The couple had nine children of whom Jim was the last but one. Not long after settling in Naini Tal, Christopher Corbett bought land in Kaladhungi and built a house in close proximity to the terai jungles. The present 30-odd miles of motorable road between Kaladhungi and Naini Tal are surely not what Corbett and his friends would have taken; to them the obvious choice was the pakdandi — short cut through “more or less dense forest” interspersed with bits of cultivated areas. Records trace the discovery of Naini Tal to 1841, when a Mr Barron who had been looking for a salubrious spot chanced upon the area with its natural lake. There are two theories regarding the lake’s origin: one, that it was excavated by glacial action and, second, that it was caused by a landslip. Barron was “enthusiastic over the beauty of the scenery, the crystal clearness of the water, and the plentiful animal life.” By 1843, he had built Pilgrim Lodge, which was later to become one of the cottages of the Club.

A 1927 account in a collection of essays on Naini Tal by L.C.L. Griffin, assistant commissioner, provides us with an interesting aside on the politics of hill stations: in a publication called “The Hills”, a writer with the nom de plume of Bagman accused Barron of gross exaggeration: the lake was stagnant, unhealthy and the roads were dangerous to a pedestrian. Barron and friends, it went on, were giving Naini Tal publicity only to press their own advantage. Not to be put down, Barron wrote that he knew of the “despicable” author who went shooting “crawling on all-fours and wore a pair of green spectacles.” Given that too many persons were unlikely to have this interesting taste in glasses, Bagman’s identity was sure to remain no secret. His attack was apparently fuelled by an apprehension that the new hill station might soon rival the older ones of Mussoorie and Simla. Perhaps commercial interests underlay his proprietorial attitude.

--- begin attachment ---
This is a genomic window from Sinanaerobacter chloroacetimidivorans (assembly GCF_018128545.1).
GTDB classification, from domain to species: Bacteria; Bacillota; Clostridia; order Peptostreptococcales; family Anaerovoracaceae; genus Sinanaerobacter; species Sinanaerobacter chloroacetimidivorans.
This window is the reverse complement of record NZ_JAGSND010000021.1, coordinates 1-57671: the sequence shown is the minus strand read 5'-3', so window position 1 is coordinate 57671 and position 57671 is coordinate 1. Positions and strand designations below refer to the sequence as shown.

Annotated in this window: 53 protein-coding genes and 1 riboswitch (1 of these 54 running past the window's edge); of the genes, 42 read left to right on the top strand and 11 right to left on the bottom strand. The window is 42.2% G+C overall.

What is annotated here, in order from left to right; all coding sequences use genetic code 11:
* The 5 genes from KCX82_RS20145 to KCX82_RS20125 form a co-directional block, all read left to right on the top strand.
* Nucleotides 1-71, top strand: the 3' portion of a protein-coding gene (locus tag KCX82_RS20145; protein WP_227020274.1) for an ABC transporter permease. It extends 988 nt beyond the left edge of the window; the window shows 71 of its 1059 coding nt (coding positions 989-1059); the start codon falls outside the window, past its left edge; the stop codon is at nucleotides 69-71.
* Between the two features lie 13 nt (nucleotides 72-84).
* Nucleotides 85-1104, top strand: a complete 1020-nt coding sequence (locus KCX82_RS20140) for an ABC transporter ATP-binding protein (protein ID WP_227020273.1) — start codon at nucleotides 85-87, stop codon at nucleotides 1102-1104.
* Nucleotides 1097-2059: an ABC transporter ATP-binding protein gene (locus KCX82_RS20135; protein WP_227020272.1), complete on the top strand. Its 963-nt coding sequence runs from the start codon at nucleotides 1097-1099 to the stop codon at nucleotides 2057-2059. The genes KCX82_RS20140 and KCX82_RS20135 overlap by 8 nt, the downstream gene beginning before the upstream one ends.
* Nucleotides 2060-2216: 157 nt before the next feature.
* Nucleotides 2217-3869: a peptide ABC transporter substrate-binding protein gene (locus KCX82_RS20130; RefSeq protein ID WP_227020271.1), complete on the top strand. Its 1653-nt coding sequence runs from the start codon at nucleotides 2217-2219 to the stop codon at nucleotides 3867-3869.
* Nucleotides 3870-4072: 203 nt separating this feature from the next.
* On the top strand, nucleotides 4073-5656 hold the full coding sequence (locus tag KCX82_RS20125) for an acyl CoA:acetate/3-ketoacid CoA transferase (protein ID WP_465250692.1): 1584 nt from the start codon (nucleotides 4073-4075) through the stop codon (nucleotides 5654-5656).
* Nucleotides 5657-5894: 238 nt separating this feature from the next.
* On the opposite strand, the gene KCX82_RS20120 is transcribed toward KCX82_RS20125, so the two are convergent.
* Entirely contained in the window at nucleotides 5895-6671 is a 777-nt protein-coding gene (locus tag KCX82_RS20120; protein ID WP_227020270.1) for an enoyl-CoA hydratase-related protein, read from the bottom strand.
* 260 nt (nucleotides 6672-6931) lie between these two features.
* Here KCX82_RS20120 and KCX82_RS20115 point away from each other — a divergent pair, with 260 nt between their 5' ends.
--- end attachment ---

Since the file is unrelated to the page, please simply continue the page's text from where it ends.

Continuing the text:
In 1857-58, the town was buzzing with refugees from Agra, Moradabad and Bareilly; it was not long before the ‘natives’ got restive, only to be dealt with severely by the commissioner, Major Ramsay, who immediately declared martial law. There were rumours of some hangings as well. Things settled down, and Griffin noted wryly that, judging by the letters exchanged between residents and ‘friendly’ Indians in the plains, “the chief material need was for beer.” Ramsay was well in control of the situation, resisting attempts to send women and children to Mussoorie: the hill people, he argued, had no sympathy with “the rebels,” and relocating populations “would disturb the present quiet, and make a panic throughout the district,” he wrote.